Bryan J. Smith schrieb:
> > Our profile is not that performance driven, thus the ~200MB/s
> > read/write performace is ok. We just need cheap storage ;)
> For what application? That is the question. I mean, sustained
> software RAID-5 writes can be a PITA. E.g., the dd example prior
> doesn't even do XOR recalculation, it merely copies the existing
> parity block with data. Doing sustained software RAID-5 writes can
> easily drop under 50MBps, as the PC interconnect was not designed to
> stream data (programmed I/O), only direct it (Direct Memory Access).
The server should be able to provide five 17MB/s streams (5 win
clients). Each file is ~2GB large. The clients will access the
data with smb/cifs, I think the main bottleneck will be samba.
There will not be much write access, the data that later will be
streamed to the clients will be transferend to the server from the win
clients first. The files will not be changed afterwards. So there will
be weeks where no data is written, and some days where several TB will be
transfered to the server in 48 hours.
Furthermore, the win clients read the data from external USB/PCIe SATA
drives. Sometimes the clients transfers the data from a external
enclosure with 5 drives (no raid) to the server. The will also be a
> > Still I'm wondering how other people saturate a 4 Gb FC controller
> > with one single RAID 5. At least that's what I've seen in some
> > benchmarks and here on the list.
> Depends on the solution, the benchmark, etc...
I've seen benchmark results from 3ware, areca and other hw raid 5
vendors (bonnie++, tiobench).
> > If dd doesn't give me more than 200MB/s, the problem could only be
> > the array, the controller or the FC connection.
> I think you're getting confused.
> There are many factors in how dd performs. Using an OS-managed
> volume will result in non-blocking I/O, of which dd will scream.
> Especially when the OS knows it's merely just copying one block to
> another, unlike the FC array, and doesn't need to recalculate the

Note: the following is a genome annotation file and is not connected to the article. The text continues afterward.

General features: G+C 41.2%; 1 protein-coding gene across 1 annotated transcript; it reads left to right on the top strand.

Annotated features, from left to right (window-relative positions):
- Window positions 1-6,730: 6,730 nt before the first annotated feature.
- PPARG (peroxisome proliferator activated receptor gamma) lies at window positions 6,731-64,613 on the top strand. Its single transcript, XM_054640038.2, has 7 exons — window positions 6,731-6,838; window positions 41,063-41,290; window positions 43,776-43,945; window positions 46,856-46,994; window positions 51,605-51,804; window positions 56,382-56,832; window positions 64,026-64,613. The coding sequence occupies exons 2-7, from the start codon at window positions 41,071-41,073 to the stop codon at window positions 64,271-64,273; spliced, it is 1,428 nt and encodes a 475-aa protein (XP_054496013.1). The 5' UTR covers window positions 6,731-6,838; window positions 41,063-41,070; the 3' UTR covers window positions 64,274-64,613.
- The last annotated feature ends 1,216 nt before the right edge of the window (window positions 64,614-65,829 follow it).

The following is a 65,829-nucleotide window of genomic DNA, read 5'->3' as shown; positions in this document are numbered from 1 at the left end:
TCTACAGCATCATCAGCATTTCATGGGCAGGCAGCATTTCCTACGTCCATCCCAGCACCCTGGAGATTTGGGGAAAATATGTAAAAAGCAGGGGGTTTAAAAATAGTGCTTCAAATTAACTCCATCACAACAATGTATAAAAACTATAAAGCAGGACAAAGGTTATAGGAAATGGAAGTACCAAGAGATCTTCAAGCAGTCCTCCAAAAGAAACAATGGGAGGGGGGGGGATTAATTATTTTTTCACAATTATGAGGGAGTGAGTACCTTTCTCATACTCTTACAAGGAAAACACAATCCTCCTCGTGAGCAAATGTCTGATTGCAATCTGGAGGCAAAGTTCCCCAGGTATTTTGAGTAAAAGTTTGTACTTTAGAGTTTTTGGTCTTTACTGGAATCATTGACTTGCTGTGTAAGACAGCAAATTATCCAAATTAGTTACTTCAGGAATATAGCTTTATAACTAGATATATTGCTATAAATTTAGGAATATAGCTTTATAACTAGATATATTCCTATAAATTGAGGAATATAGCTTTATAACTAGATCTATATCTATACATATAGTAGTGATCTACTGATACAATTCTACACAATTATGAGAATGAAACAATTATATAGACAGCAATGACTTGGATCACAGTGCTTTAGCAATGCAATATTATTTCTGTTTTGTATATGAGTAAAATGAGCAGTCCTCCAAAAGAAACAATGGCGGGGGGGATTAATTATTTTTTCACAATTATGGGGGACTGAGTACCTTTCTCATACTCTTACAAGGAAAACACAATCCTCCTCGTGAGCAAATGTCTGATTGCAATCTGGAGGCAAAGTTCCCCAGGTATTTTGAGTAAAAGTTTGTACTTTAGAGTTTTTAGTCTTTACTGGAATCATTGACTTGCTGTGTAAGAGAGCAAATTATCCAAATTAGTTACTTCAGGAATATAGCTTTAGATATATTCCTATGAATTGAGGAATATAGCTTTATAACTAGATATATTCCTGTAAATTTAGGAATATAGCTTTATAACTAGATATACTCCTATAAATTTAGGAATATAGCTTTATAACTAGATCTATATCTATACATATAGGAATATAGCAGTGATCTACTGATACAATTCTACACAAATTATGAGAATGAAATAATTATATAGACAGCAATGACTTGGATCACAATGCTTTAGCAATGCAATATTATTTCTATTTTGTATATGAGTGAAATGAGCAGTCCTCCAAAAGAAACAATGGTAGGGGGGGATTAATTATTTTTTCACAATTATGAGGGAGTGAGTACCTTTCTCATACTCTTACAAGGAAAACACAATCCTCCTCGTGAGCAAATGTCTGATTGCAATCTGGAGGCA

> parity block. I know software RAID proponents like to show those
> numbers, but they are beyond removed from "real world," they
> literally leverage the fact that parity doesn't need to be
> recalculated for the blocks moved.
> You need to benchmark from your application -- e.g., clients. If you
> want "raw" disk access benchmarks, then build a software RAID volume
> with a massive number of SATA channels using "dumb" SATA ASICs.
> Don't even use an intelligent hardware RAID card in JBOD mode, that
> will only slow the DTR.
> > Given that other setup are similar and not using different
> > controllers and stripes.
> Again, benchmark from your application -- e.g., clients. Everything
> else means squat.
> I cannot stress this enough. The only way I can show otherwise, is
> with hardware taps (e.g., PCI-X, PCIe). I literally couldn't explain
> "well enough" to one client was only getting 60MBps and seeing only
> 10% CPU utilization why their software RAID was the bottleneck until
> I put in a PCI-X card and showed the amount of traffic on the bus.
> And even that wasn't the system interconnect (although it should be
> possible with a HTX card on an AMD solution, although the card would
> probably cost 5 figures and have some limits).
Maybe I'm just confused by the benchmarks I found in the net and my
200MB/s sql. read/write with tiobench are perfectly ok.
@Justin Piszcz: could you provide some tiobench numbers for you sw